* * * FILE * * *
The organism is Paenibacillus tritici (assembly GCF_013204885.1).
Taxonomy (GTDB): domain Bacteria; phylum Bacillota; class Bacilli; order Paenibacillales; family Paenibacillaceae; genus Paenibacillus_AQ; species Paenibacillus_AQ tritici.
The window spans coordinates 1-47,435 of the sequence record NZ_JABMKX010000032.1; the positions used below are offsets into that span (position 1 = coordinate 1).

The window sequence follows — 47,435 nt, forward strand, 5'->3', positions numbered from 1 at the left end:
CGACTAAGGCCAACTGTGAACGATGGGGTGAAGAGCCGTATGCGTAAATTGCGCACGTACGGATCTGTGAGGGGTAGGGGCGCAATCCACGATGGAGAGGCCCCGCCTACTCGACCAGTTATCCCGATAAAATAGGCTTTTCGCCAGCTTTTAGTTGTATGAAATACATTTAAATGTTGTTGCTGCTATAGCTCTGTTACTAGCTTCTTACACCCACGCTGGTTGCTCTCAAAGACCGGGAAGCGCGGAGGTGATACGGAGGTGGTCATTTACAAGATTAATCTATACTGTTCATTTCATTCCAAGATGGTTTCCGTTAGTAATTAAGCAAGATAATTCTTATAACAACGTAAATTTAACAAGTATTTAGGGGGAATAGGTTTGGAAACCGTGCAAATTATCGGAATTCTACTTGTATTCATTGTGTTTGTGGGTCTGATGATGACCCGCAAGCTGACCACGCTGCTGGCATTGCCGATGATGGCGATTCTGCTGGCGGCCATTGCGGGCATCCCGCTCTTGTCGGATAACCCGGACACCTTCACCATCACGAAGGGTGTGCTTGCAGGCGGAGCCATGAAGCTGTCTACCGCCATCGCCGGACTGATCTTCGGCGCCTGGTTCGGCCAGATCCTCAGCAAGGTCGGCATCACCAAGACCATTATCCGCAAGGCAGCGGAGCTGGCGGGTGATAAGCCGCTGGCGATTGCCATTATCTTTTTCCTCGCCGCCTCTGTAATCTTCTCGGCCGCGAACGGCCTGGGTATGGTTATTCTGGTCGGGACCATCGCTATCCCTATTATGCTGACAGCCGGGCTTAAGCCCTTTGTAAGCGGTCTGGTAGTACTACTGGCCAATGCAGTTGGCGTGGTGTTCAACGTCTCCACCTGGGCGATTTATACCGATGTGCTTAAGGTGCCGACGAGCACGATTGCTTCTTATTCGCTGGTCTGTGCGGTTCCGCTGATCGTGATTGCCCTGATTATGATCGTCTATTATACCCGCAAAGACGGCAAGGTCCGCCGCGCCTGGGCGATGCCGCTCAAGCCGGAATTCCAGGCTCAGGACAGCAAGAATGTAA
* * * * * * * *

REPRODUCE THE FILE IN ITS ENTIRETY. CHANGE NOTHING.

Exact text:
The organism is Paenibacillus tritici (assembly GCF_013204885.1).
Taxonomy (GTDB): domain Bacteria; phylum Bacillota; class Bacilli; order Paenibacillales; family Paenibacillaceae; genus Paenibacillus_AQ; species Paenibacillus_AQ tritici.
The window spans coordinates 1-47,435 of the sequence record NZ_JABMKX010000032.1; the positions used below are offsets into that span (position 1 = coordinate 1).

The window sequence follows — 47,435 nt, forward strand, 5'->3', positions numbered from 1 at the left end:
CGACTAAGGCCAACTGTGAACGATGGGGTGAAGAGCCGTATGCGTAAATTGCGCACGTACGGATCTGTGAGGGGTAGGGGCGCAATCCACGATGGAGAGGCCCCGCCTACTCGACCAGTTATCCCGATAAAATAGGCTTTTCGCCAGCTTTTAGTTGTATGAAATACATTTAAATGTTGTTGCTGCTATAGCTCTGTTACTAGCTTCTTACACCCACGCTGGTTGCTCTCAAAGACCGGGAAGCGCGGAGGTGATACGGAGGTGGTCATTTACAAGATTAATCTATACTGTTCATTTCATTCCAAGATGGTTTCCGTTAGTAATTAAGCAAGATAATTCTTATAACAACGTAAATTTAACAAGTATTTAGGGGGAATAGGTTTGGAAACCGTGCAAATTATCGGAATTCTACTTGTATTCATTGTGTTTGTGGGTCTGATGATGACCCGCAAGCTGACCACGCTGCTGGCATTGCCGATGATGGCGATTCTGCTGGCGGCCATTGCGGGCATCCCGCTCTTGTCGGATAACCCGGACACCTTCACCATCACGAAGGGTGTGCTTGCAGGCGGAGCCATGAAGCTGTCTACCGCCATCGCCGGACTGATCTTCGGCGCCTGGTTCGGCCAGATCCTCAGCAAGGTCGGCATCACCAAGACCATTATCCGCAAGGCAGCGGAGCTGGCGGGTGATAAGCCGCTGGCGATTGCCATTATCTTTTTCCTCGCCGCCTCTGTAATCTTCTCGGCCGCGAACGGCCTGGGTATGGTTATTCTGGTCGGGACCATCGCTATCCCTATTATGCTGACAGCCGGGCTTAAGCCCTTTGTAAGCGGTCTGGTAGTACTACTGGCCAATGCAGTTGGCGTGGTGTTCAACGTCTCCACCTGGGCGATTTATACCGATGTGCTTAAGGTGCCGACGAGCACGATTGCTTCTTATTCGCTGGTCTGTGCGGTTCCGCTGATCGTGATTGCCCTGATTATGATCGTCTATTATACCCGCAAAGACGGCAAGGTCCGCCGCGCCTGGGCGATGCCGCTCAAGCCGGAATTCCAGGCTCAGGACAGCAAGAATGTAA